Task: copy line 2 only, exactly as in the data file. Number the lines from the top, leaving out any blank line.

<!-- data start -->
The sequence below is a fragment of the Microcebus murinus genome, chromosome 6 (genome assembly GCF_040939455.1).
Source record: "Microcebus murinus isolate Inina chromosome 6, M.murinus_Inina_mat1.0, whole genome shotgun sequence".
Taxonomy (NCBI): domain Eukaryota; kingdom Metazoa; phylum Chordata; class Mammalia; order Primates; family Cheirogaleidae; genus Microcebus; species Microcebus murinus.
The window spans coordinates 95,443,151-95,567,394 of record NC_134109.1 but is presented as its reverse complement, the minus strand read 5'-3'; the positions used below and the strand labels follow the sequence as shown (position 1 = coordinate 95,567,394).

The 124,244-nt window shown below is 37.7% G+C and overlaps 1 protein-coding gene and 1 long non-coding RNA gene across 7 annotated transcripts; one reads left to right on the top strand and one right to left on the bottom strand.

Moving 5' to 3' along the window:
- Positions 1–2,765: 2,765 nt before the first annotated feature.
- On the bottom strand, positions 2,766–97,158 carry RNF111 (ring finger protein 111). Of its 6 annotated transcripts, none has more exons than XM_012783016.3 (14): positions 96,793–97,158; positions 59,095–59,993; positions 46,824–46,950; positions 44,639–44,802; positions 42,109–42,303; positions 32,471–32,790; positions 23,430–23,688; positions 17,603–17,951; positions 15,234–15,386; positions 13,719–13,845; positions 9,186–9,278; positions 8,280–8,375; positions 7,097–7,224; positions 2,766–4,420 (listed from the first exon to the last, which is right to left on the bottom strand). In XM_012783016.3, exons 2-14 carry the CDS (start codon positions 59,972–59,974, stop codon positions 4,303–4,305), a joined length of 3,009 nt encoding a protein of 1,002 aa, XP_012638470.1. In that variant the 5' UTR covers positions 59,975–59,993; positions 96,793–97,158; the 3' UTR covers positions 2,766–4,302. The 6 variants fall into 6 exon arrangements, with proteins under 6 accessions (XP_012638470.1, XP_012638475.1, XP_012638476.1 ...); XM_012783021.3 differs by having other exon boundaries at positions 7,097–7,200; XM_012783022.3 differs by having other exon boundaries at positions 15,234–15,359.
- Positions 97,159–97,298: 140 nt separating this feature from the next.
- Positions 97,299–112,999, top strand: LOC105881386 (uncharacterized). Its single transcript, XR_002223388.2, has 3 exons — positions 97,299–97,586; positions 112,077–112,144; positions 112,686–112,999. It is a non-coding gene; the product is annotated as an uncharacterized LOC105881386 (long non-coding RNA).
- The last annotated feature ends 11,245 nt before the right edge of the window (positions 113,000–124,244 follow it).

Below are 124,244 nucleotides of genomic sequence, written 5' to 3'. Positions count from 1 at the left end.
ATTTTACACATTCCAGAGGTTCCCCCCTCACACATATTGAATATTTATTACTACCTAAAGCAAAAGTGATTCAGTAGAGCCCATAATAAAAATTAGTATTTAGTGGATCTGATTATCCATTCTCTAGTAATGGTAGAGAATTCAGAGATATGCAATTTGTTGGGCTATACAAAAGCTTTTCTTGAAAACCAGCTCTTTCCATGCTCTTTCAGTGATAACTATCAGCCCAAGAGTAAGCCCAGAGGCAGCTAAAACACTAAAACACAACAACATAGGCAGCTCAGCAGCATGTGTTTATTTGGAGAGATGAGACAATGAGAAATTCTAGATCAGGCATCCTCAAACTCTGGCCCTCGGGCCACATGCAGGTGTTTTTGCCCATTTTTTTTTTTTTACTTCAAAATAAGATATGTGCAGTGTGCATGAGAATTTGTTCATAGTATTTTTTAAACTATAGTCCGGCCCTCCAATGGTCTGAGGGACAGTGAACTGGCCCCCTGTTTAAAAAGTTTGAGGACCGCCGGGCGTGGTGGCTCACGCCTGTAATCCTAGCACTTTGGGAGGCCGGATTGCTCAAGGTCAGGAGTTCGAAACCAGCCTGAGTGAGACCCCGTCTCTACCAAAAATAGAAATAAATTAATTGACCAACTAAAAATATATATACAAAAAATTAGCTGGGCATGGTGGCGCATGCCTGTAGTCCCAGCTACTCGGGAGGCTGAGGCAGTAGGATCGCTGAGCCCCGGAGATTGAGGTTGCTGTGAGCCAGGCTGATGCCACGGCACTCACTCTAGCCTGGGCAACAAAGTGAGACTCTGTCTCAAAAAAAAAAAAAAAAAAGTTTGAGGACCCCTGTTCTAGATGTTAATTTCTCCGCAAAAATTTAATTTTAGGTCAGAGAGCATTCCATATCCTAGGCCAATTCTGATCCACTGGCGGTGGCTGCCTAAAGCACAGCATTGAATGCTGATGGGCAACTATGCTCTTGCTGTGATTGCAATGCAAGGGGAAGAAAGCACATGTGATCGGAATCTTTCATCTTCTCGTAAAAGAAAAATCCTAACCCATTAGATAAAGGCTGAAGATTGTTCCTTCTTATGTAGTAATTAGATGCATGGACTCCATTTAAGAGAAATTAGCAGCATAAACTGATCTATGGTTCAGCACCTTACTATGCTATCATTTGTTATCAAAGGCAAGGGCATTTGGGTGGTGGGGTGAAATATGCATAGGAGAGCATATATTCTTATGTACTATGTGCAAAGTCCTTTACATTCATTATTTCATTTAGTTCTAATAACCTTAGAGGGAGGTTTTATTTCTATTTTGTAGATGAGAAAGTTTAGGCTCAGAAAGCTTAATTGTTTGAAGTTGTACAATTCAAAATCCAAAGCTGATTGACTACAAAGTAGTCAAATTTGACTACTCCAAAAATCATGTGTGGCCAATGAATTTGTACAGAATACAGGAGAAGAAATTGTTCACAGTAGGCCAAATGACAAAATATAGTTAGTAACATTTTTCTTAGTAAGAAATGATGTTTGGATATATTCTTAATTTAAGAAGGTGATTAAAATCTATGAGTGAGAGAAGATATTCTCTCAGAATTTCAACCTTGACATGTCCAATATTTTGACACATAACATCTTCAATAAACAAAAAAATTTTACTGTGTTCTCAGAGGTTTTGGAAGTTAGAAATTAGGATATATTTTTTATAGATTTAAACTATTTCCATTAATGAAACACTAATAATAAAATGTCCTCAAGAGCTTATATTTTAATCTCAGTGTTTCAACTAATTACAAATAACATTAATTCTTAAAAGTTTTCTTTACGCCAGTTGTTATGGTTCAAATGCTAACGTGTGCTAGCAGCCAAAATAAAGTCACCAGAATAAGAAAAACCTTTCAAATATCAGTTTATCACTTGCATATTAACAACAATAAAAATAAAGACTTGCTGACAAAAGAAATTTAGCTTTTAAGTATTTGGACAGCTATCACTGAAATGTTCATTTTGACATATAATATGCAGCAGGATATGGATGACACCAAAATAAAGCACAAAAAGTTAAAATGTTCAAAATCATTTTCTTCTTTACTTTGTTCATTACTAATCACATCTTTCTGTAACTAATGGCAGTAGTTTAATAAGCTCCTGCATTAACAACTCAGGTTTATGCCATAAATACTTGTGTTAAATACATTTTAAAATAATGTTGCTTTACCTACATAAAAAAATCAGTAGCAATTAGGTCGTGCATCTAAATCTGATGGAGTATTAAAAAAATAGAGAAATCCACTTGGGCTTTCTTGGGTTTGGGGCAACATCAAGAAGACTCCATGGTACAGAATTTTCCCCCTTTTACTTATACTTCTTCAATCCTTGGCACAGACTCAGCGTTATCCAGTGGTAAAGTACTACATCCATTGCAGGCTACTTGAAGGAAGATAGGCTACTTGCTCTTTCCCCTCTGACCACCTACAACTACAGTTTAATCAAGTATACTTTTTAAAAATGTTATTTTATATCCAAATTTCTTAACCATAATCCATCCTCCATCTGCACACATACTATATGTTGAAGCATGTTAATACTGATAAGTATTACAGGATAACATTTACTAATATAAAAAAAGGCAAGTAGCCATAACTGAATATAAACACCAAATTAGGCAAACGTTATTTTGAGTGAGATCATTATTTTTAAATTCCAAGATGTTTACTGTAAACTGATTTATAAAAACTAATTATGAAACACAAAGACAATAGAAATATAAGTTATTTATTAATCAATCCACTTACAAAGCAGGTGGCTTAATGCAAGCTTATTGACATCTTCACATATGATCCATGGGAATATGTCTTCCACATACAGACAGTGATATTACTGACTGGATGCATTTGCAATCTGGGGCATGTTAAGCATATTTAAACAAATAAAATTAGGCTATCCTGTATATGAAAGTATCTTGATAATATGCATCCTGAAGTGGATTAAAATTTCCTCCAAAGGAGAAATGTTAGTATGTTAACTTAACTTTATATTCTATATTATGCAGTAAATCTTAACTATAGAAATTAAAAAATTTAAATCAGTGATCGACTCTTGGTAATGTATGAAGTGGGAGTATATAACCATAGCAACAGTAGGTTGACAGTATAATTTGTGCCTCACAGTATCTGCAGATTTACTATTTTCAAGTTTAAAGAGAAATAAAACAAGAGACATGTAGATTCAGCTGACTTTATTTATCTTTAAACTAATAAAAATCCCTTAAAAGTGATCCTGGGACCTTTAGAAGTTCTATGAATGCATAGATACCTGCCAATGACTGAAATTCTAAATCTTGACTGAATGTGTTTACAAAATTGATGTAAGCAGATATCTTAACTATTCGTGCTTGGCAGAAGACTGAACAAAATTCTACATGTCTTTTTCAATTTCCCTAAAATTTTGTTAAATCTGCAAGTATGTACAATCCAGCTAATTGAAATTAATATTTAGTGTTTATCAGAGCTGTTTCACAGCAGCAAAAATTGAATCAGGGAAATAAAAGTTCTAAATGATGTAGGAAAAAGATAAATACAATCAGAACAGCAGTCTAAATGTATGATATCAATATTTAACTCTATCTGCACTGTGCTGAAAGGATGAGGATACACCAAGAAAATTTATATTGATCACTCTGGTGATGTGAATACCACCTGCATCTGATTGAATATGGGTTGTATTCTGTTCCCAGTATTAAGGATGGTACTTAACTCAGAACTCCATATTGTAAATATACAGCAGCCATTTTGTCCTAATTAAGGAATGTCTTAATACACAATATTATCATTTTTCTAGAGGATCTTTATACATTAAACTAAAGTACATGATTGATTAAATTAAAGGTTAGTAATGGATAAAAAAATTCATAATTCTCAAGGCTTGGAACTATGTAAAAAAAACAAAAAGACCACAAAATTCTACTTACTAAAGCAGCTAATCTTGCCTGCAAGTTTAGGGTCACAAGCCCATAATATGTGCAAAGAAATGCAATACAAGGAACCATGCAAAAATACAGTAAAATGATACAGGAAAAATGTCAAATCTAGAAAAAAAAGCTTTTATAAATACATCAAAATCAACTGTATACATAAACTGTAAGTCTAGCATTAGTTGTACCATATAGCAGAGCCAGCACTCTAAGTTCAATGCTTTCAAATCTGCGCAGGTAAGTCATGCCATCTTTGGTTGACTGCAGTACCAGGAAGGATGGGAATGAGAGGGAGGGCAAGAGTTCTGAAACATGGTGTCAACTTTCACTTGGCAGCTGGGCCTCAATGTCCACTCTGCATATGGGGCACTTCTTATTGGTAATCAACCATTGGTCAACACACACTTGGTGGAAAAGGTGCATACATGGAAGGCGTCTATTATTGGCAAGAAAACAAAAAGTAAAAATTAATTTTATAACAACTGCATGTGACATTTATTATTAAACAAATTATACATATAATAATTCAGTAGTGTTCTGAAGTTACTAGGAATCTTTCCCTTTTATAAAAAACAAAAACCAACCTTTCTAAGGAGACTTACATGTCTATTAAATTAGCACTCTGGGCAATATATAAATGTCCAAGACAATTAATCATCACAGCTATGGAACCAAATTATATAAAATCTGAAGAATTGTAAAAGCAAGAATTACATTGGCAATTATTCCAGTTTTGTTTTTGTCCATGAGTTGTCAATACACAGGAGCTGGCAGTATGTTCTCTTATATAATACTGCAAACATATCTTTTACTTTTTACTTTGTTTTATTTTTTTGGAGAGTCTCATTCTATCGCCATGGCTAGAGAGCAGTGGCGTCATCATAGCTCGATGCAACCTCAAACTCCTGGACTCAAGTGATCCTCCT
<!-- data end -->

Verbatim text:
Source record: "Microcebus murinus isolate Inina chromosome 6, M.murinus_Inina_mat1.0, whole genome shotgun sequence".